“If you wish for the light, make yourself ready to receive the light.”
I grew up in an environment where the tension between love and fear was so strong it could split a room in two. My parents loved me very much, but their fear of something bad happening to me was just as great. Naturally, they did everything they could to protect me from the dangers of the world and to make sure I studied hard and made good grades.
I soon learned that if I wanted their affection and goodwill, I should be cautious, restrained, high-achieving, and amenable. For a very long time, I was mostly all of these things; there were times when the house of cards came crumbling down, but I mainly stuck to the script. Honestly, it served me well in a lot of ways: it kept me out of trouble, in the top ten percent of my class, and it opened the door to many opportunities I genuinely desired.
An unintended consequence of this upbringing, however, was that I began to associate love with the performance of these virtues. Essentially, love was contractual — quid pro quo. As I began building relationships outside of the nuclear family, I found I could agree to the terms of this contract for six months or so. At that point, everything I’d been hiding and suppressing would begin trickling up from my subconscious, making me hip to the coming flood. Rather than be exposed and rejected for who I truly was, I’d leave first, and the other party was often left reeling in the wake of such a swift and baffling decision.
At a certain point, it occurred to me that the price of love was too great: I simply had to give up too much of myself in order to be accepted. Eventually, I stopped giving love away, and when it was offered to me, I turned it down more often than not. I fortified my dam and kept my true self from view. Unbeknownst to me, my fear of love began eating me from the inside out, killing my capacity for pleasure and disconnecting me from everything that was truly important.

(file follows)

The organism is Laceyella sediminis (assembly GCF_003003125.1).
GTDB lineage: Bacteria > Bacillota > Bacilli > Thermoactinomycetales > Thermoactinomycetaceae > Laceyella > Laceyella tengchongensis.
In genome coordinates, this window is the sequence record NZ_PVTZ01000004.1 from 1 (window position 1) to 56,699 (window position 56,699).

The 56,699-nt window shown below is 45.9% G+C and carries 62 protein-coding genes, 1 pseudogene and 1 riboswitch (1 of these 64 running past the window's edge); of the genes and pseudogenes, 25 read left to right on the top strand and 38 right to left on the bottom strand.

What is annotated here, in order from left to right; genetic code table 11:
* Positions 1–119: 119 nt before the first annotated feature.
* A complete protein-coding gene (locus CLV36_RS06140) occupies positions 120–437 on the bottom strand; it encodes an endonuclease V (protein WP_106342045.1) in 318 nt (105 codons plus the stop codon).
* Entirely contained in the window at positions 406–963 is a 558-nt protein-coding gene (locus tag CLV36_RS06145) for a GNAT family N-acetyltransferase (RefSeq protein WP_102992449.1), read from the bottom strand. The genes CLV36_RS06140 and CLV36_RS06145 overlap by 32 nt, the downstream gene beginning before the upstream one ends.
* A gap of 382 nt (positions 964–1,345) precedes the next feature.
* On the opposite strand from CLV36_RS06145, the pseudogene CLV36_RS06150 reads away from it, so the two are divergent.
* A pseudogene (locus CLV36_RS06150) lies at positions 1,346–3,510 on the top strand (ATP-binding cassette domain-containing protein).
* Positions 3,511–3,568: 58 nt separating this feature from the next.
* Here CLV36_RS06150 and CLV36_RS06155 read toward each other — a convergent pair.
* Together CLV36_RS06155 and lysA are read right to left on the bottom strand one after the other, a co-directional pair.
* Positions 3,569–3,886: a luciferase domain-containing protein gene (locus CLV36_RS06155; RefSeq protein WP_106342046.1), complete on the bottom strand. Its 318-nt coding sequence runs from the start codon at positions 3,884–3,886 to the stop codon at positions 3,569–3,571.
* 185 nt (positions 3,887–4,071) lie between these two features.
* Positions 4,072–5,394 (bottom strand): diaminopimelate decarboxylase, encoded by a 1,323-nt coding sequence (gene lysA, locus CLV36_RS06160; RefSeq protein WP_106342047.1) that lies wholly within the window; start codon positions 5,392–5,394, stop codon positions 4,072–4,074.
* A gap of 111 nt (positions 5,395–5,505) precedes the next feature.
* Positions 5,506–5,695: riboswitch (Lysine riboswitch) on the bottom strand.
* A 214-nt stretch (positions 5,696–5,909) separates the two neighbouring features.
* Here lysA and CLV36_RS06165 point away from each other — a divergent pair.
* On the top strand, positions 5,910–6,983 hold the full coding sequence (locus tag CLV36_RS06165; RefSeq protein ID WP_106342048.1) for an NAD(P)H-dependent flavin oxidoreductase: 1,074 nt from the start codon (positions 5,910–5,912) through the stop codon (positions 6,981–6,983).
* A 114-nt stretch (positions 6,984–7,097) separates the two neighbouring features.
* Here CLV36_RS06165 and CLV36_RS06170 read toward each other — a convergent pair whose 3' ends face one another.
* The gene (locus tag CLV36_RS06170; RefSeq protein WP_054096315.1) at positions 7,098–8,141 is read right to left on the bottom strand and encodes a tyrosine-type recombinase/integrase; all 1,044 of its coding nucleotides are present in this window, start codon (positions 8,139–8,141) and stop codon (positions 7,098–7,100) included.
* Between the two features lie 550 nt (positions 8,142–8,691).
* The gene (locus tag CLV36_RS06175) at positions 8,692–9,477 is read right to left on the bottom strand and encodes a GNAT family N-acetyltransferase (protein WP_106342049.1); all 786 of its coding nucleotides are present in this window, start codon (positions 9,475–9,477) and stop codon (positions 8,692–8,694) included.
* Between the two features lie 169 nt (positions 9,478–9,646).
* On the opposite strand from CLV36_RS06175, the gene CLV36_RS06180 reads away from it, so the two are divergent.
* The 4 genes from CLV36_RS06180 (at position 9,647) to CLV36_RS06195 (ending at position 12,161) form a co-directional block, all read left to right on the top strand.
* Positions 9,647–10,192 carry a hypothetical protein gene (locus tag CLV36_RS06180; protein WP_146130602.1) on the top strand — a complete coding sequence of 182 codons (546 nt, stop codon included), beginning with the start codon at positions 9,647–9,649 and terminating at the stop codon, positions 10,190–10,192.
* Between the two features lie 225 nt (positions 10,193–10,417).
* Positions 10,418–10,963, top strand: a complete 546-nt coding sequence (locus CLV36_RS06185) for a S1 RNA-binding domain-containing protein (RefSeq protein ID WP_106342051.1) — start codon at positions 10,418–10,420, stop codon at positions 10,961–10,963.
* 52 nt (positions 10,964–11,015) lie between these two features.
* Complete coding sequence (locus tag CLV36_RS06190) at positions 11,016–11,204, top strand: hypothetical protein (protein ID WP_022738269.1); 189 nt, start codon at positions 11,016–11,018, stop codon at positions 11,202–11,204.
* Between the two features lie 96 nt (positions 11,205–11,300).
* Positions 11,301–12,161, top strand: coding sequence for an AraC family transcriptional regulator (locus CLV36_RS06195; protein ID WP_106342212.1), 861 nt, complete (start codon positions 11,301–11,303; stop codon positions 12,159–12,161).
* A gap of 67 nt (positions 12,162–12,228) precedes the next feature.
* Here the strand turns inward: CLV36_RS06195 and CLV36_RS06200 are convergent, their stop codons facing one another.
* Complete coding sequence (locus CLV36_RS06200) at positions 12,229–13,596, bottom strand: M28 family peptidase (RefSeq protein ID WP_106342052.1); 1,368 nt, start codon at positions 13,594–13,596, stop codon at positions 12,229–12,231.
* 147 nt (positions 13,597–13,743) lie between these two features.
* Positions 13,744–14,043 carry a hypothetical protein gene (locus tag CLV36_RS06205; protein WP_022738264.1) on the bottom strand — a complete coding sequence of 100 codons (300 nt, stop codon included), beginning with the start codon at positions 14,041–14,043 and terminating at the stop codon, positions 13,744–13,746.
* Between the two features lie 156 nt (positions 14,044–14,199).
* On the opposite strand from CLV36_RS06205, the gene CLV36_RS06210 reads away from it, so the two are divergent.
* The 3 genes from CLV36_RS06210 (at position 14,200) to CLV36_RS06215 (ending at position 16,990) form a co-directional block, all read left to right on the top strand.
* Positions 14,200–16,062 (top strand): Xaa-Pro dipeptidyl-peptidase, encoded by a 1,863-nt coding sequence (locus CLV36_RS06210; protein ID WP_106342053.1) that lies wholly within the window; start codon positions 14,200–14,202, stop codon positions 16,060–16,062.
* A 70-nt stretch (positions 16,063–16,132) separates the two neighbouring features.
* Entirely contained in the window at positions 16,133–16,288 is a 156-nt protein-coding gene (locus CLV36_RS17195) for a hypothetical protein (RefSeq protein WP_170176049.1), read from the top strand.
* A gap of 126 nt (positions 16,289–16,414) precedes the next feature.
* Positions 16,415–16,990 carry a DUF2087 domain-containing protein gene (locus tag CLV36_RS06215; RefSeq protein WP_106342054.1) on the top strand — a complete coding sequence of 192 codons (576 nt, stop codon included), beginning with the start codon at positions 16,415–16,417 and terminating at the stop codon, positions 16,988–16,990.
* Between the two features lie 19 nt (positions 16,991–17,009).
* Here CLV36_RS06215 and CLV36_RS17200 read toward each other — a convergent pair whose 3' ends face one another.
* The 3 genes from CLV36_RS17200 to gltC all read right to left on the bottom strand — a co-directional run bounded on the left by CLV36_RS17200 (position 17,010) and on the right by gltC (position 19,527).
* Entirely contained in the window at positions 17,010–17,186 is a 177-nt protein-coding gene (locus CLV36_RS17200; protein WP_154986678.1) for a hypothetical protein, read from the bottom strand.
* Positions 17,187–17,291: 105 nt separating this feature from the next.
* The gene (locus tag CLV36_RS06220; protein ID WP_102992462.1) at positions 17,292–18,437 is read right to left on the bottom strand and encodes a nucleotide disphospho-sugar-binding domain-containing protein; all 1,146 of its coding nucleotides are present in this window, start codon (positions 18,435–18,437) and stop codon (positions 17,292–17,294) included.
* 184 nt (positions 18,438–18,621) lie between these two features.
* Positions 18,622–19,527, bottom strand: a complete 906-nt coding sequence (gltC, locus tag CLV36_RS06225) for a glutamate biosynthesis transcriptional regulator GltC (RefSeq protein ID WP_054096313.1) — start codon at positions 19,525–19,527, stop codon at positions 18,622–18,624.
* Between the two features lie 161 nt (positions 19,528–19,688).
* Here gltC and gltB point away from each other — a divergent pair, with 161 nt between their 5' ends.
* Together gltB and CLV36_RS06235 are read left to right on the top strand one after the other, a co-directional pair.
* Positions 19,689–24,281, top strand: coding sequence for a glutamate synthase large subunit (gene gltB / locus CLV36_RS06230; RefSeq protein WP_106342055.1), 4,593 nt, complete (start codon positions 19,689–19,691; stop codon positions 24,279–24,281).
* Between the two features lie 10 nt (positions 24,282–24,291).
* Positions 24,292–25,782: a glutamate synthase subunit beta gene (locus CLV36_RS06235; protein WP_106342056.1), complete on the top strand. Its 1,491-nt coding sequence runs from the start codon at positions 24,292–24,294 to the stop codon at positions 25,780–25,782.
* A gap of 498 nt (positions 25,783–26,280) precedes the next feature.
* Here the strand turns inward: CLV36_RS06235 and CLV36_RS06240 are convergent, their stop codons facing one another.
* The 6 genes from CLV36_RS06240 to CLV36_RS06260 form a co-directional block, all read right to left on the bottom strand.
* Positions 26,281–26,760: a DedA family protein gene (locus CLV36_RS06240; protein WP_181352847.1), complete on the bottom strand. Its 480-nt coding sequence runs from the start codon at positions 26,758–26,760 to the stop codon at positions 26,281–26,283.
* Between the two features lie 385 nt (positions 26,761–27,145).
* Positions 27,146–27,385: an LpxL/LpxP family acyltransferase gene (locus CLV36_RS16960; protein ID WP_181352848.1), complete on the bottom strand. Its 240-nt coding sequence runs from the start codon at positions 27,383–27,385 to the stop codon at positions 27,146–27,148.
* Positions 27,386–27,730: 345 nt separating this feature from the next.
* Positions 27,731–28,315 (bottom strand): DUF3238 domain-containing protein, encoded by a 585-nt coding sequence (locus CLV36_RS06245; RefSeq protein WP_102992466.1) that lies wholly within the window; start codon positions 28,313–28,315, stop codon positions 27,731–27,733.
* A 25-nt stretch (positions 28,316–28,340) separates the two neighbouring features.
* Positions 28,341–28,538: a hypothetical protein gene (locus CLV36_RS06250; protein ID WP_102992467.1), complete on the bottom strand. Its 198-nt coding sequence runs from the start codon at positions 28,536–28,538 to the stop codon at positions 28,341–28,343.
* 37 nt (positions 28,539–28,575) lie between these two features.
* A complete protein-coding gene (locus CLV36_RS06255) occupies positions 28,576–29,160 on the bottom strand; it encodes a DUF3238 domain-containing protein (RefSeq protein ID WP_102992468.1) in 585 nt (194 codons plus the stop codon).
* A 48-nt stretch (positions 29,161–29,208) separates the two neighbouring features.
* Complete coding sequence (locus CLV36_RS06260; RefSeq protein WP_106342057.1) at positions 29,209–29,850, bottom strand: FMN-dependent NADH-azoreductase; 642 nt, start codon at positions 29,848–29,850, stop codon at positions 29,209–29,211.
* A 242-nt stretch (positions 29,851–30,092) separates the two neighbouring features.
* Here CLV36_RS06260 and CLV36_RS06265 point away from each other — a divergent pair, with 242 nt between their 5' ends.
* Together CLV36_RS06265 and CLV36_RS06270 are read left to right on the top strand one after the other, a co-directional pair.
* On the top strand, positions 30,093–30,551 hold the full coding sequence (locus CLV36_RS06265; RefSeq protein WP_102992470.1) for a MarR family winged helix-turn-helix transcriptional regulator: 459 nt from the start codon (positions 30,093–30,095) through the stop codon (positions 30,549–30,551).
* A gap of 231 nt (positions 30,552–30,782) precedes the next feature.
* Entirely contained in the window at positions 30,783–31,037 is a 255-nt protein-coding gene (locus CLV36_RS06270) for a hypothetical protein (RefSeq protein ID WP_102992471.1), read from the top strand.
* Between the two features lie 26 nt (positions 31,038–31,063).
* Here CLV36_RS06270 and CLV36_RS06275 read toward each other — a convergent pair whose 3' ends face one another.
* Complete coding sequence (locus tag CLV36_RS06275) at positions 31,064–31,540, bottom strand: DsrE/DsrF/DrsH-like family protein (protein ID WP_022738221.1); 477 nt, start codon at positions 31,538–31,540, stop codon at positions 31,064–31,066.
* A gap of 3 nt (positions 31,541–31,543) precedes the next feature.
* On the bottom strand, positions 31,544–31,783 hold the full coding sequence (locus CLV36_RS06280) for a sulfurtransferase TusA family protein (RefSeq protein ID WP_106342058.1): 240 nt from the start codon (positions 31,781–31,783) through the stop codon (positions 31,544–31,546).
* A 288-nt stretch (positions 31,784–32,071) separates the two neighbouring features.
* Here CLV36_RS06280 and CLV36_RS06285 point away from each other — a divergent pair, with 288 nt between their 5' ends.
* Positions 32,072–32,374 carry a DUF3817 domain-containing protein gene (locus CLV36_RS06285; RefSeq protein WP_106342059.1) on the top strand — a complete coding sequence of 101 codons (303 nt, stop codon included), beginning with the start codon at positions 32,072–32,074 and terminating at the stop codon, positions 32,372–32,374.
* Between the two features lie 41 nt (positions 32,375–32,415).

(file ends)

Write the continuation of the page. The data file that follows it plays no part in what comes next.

One warm, sunny day last August, I was sitting in a park watching my daughter play. It had recently been announced that she still wouldn’t be returning to school, and I was trying to wrap my head around the logistics of balancing virtual learning and work and a happy home environment. I decided to give up my musing and allowed myself to be lulled into quietude by the dulcet tones of Alan Watts. Masked children were buzzing around me like happy bees, and I felt my ego melt away to make room for a deeper, broader, wider consciousness to enter. Suddenly, my dam cracked open: the torrent of who I was came rushing forth, and the universe held space for it. I felt held and accepted and loved and in divine union with everything around me.
I now know the meaning of the phrase “watershed moment”: there is a dividing line between what came before that late summer day in the park and what’s come ever since. And I think it happened because I’d spent so long in the desert of love that I no longer knew “Myself”. Really, there was nothing left to protect, and so love was no longer a danger. And every experience since then (some gentle and expansive, others frightening and challenging) has been a lesson in the art of receiving.
When we release our fears around worthiness and acceptance, we’re welcomed by an endless bounty of goodwill that perpetually gives and asks nothing in return. In order to receive unconditional love, we must stop questioning whether or not we or others deserve it. We must know in our bones that it is ours whenever we choose to let it in. It is ours to give and receive when we’re able to say “I’m enough.”
Learn How to Love Yourself with This Free Ritual Guide!
This ritual leads you on a journey of self-reclamation through building a ritual that incorporates what you love and encourages alignment with your desired feeling.